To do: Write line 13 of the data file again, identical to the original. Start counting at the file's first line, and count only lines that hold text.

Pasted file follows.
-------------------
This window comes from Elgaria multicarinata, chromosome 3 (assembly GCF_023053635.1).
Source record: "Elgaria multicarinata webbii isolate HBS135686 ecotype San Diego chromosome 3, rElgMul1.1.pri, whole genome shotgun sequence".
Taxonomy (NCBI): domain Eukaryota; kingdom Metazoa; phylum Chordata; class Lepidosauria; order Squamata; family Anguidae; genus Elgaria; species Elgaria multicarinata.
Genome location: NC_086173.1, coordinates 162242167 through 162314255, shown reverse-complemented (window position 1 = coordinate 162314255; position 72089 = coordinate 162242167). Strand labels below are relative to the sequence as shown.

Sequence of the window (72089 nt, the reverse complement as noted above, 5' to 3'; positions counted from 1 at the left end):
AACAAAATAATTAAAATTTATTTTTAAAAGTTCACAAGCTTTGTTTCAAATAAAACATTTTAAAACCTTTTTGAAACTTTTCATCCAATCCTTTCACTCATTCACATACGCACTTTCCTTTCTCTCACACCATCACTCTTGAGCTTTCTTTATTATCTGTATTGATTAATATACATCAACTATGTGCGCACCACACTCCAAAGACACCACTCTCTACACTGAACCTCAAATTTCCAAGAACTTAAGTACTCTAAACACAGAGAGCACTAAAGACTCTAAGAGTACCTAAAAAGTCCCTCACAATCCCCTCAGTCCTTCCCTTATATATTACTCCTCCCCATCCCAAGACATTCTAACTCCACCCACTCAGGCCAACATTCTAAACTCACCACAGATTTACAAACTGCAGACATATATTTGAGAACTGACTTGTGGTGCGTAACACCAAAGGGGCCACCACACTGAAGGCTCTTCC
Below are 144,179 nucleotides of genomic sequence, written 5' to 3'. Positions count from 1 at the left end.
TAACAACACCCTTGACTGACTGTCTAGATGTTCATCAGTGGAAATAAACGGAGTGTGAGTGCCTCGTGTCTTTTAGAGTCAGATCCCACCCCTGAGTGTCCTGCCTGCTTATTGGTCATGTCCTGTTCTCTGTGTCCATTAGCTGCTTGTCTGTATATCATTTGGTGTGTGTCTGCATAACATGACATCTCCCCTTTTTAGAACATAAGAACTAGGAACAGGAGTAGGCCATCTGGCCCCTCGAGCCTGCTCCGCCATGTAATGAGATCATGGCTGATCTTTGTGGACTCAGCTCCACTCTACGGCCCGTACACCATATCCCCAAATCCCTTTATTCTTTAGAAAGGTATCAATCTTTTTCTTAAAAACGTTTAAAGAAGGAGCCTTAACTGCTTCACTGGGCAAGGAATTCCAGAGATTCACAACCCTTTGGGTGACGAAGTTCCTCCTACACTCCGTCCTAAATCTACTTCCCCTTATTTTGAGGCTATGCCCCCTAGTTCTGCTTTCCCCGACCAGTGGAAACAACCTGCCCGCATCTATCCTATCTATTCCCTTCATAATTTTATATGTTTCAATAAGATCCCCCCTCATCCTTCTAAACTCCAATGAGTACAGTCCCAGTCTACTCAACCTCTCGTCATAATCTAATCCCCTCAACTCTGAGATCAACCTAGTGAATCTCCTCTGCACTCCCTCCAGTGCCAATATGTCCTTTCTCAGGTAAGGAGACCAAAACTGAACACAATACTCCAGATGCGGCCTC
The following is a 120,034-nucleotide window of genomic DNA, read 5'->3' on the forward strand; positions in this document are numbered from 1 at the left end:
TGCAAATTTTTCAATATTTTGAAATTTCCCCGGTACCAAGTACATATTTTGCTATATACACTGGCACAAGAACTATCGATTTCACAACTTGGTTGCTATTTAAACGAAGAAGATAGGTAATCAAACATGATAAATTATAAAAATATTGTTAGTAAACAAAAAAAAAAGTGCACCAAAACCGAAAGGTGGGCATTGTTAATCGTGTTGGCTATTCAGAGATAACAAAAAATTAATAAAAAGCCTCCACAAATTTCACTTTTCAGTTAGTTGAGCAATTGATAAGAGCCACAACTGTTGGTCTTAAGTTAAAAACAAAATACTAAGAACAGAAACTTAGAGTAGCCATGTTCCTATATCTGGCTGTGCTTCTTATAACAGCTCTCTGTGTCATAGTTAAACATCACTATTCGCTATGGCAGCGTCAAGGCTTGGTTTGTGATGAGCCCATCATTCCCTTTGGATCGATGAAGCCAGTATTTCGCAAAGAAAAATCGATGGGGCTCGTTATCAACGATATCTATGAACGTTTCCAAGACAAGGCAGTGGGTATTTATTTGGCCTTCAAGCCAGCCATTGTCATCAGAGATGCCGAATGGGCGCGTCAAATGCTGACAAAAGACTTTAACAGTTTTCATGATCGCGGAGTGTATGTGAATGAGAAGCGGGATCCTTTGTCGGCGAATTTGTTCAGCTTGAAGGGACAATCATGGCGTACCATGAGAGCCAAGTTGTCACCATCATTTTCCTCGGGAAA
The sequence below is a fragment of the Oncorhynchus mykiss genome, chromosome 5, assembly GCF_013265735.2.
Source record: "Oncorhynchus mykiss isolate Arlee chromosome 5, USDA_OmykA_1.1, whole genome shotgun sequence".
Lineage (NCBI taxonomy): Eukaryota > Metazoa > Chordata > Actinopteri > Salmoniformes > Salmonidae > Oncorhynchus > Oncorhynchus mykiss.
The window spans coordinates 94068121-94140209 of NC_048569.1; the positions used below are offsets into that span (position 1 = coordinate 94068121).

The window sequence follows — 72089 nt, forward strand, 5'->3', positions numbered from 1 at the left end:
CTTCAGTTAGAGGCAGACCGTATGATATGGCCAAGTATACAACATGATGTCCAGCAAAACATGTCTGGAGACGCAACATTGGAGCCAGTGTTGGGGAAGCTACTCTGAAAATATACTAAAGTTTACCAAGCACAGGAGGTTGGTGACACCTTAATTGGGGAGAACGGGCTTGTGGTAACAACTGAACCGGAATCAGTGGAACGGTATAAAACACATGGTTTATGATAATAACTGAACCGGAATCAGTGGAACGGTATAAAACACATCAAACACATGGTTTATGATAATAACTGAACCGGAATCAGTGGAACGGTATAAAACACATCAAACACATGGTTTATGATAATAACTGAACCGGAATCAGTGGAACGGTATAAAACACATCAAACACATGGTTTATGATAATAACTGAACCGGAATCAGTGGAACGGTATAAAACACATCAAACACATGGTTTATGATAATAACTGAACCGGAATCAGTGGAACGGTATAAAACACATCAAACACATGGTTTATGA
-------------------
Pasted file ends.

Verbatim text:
Lineage (NCBI taxonomy): Eukaryota > Metazoa > Chordata > Actinopteri > Salmoniformes > Salmonidae > Oncorhynchus > Oncorhynchus mykiss.